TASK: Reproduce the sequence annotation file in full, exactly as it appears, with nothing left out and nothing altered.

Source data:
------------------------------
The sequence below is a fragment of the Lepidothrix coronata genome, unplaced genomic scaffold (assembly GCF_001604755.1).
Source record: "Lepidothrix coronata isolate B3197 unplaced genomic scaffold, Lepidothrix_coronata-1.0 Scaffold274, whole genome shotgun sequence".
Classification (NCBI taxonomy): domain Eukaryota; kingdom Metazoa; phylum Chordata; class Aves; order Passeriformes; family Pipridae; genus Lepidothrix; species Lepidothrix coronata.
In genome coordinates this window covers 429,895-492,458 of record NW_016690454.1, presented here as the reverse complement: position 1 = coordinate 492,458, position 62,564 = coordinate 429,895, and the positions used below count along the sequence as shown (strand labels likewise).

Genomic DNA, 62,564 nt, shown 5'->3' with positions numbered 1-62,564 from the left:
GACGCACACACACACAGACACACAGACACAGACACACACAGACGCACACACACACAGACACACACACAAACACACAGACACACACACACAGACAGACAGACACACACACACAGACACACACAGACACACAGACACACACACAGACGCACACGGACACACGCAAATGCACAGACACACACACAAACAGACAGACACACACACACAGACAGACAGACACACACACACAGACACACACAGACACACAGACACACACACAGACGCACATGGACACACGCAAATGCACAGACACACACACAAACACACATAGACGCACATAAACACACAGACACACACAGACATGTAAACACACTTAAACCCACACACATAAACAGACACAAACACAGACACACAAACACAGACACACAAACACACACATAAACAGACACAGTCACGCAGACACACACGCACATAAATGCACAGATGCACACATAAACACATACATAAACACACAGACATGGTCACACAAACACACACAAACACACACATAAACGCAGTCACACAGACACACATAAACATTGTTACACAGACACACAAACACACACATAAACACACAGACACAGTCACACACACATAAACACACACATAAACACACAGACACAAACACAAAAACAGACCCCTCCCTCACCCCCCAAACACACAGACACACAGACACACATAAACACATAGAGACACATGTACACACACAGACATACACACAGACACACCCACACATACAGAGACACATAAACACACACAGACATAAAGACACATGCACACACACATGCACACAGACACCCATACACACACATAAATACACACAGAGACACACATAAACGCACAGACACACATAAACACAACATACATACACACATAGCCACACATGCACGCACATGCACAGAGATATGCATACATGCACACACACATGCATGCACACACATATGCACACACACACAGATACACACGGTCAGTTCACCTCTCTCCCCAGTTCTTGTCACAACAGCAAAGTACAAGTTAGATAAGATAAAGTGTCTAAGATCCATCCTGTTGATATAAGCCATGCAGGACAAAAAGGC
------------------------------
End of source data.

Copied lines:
The sequence below is a fragment of the Lepidothrix coronata genome, unplaced genomic scaffold (assembly GCF_001604755.1).
Source record: "Lepidothrix coronata isolate B3197 unplaced genomic scaffold, Lepidothrix_coronata-1.0 Scaffold274, whole genome shotgun sequence".
Classification (NCBI taxonomy): domain Eukaryota; kingdom Metazoa; phylum Chordata; class Aves; order Passeriformes; family Pipridae; genus Lepidothrix; species Lepidothrix coronata.
In genome coordinates this window covers 429,895-492,458 of record NW_016690454.1, presented here as the reverse complement: position 1 = coordinate 492,458, position 62,564 = coordinate 429,895, and the positions used below count along the sequence as shown (strand labels likewise).

Genomic DNA, 62,564 nt, shown 5'->3' with positions numbered 1-62,564 from the left:
GACGCACACACACACAGACACACAGACACAGACACACACAGACGCACACACACACAGACACACACACAAACACACAGACACACACACACAGACAGACAGACACACACACACAGACACACACAGACACACAGACACACACACAGACGCACACGGACACACGCAAATGCACAGACACACACACAAACAGACAGACACACACACACAGACAGACAGACACACACACACAGACACACACAGACACACAGACACACACACAGACGCACATGGACACACGCAAATGCACAGACACACACACAAACACACATAGACGCACATAAACACACAGACACACACAGACATGTAAACACACTTAAACCCACACACATAAACAGACACAAACACAGACACACAAACACAGACACACAAACACACACATAAACAGACACAGTCACGCAGACACACACGCACATAAATGCACAGATGCACACATAAACACATACATAAACACACAGACATGGTCACACAAACACACACAAACACACACATAAACGCAGTCACACAGACACACATAAACATTGTTACACAGACACACAAACACACACATAAACACACAGACACAGTCACACACACATAAACACACACATAAACACACAGACACAAACACAAAAACAGACCCCTCCCTCACCCCCCAAACACACAGACACACAGACACACATAAACACATAGAGACACATGTACACACACAGACATACACACAGACACACCCACACATACAGAGACACATAAACACACACAGACATAAAGACACATGCACACACACATGCACACAGACACCCATACACACACATAAATACACACAGAGACACACATAAACGCACAGACACACATAAACACAACATACATACACACATAGCCACACATGCACGCACATGCACAGAGATATGCATACATGCACACACACATGCATGCACACACATATGCACACACACACAGATACACACGGTCAGTTCACCTCTCTCCCCAGTTCTTGTCACAACAGCAAAGTACAAGTTAGATAAGATAAAGTGTCTAAGATCCATCCTGTTGATATAAGCCATGCAGGACAAAAAGGC